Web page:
Mo’okini/Pu’ukohala heiaus

As I approached the entrance of the heiau, also known as a temple, at Pu’ukohala I did not know what to expect. I, along with my classmates, was anxious to discover the history of this ancient stone structure. Initially, I looked at this temple as a cold, dark place where Hawaiians would come to pray. After talking with the park ranger I now have a better understanding of how “special” this heiau truly is.

He started off by telling our class that every heiau was built for a certain purpose. The heiau at Pu’ukohala is a human sacrifice temple built by Kamehameha I for the purpose of receiving power from Ku, the god of war. The reason Kamehameha needed this power was so he could then unite and rule all of the Hawaiian Islands. This was a large task for the King considering the islands had been at war with one another for five hundred years or more.

Looking at this enormous stone temple, I could not help but wonder how Kamehameha went about constructing it. Our park ranger then began to explain the method that was used. Workers formed a human chain for twenty-five miles from the top of Pu’ukohala to the valley where the rocks were fetched. Ten to fifteen thousand workers, Kamehameha included, passed these massive rocks for one year until the heiau was complete in 1791.

Walking through the pathways I thought about the number of Hawaiians who walked that same pathway to pay their respects and give their offerings to the gods. Not only did this happen during the time period of the construction but the ranger told us that on occasion Natives will go in to pay their respects today. Although we were not allowed inside, our class gained a great sense of the power that the Pu’ukohala heiau holds.

After visiting the Pu’ukohala heiau we then went to the temple at Mo’okini. Although they had several similarities, they were very different. Both temples were used for human sacrifice, built for Ku, and only allowed royalty inside. However, Mo’okini heiau has seen some changes recently.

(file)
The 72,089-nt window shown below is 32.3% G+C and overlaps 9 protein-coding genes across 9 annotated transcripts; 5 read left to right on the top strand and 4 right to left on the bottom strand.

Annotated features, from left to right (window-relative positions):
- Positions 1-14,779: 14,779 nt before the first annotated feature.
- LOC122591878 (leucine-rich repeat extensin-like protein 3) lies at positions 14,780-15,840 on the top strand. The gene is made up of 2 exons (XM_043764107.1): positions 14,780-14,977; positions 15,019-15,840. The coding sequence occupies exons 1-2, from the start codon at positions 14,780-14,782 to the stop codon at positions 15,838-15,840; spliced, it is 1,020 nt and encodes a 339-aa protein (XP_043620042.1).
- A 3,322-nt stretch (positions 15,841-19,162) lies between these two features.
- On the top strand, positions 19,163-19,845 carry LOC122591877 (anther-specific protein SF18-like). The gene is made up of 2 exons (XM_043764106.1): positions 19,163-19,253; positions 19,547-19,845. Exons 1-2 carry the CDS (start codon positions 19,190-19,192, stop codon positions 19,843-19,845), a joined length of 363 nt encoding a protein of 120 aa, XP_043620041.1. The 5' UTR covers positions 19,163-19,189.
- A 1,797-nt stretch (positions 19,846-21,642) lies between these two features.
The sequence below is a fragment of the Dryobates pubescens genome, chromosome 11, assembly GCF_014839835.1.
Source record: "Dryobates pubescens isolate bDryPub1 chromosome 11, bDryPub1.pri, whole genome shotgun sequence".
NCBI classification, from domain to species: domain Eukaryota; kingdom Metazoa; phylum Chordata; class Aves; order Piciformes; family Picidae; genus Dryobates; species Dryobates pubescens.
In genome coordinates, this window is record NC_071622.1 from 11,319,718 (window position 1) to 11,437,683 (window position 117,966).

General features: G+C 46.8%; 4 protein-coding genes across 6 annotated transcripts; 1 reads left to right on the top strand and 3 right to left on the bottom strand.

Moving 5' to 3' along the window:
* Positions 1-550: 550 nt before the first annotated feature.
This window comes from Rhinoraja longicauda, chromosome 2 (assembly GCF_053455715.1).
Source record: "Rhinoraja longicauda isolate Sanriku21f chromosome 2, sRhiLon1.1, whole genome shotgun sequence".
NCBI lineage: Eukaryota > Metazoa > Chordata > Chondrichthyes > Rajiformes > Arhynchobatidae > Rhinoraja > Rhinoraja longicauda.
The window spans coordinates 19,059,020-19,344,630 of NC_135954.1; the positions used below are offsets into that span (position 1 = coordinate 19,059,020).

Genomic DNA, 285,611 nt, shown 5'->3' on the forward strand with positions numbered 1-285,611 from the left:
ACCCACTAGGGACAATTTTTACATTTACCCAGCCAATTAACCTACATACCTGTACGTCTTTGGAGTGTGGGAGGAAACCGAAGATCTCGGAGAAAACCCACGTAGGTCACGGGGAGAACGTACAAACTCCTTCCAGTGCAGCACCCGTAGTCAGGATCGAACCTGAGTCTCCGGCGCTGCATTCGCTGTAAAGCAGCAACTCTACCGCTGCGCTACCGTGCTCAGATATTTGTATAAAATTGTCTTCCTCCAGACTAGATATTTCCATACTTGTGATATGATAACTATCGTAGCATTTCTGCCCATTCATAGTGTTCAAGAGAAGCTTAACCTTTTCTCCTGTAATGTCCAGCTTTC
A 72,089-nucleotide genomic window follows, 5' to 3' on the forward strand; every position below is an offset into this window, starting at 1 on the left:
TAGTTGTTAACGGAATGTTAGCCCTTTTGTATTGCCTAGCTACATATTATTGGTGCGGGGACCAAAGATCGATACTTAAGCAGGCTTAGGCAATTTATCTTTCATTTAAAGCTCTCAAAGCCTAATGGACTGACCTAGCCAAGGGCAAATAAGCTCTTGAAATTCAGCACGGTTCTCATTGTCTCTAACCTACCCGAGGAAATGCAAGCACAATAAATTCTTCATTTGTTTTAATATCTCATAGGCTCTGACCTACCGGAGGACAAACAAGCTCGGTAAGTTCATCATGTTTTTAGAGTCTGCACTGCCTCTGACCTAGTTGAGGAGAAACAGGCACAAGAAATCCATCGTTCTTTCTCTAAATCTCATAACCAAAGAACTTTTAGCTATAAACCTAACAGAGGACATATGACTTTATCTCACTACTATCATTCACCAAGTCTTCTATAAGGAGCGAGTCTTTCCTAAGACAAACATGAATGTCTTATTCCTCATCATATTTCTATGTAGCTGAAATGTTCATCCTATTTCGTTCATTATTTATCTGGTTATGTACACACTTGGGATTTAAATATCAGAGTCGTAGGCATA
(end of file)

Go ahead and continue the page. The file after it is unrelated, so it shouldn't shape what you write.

Mo’okini heiau was built in 480 AD in a one-night span. It was built with the human chain method as well but it did not stretch as long as the one used at Pu’ukohala. Our class seemed interested to learn about this temple considering we had just experienced the influence of the last. The Mo’okini heiau has a priest unlike the other heiau. I found it interesting that the priest today is from the same bloodline of the first priest in 480 AD. Leimomi Mookini Lum, the current priest, has done a number of things to continue the spirit of this heiau. Each priest is given a mission and hers was to open up the temple. I received chills when we learned how she completed this mission.

In 1974, Ms. Lum opened up the temple to the children of Hawaii. This was a great start however not good enough for the priest. Therefore, in 1999, she reopened the temple to the children of the world. This shocked a lot of people but it has been a successful notion. Because of this change, our class was able to go inside of this heiau. We brought leis as our offerings. The reason the priest asks for visitors to bring lei offerings, is because of what it represents. It is a reminder of each individual child. Each flower being a different color also represents the different races of the children. I felt more of an emotional appeal to this heiau because I knew the symbolism as I placed my lei on the alter.

Looking around the heiau during our time of meditation was very humbling. To see my peers feeling the spiritual power given by this temple was inspirational. Some crying, swaying, and bowing their heads-each individual had their own connection to this heiau.

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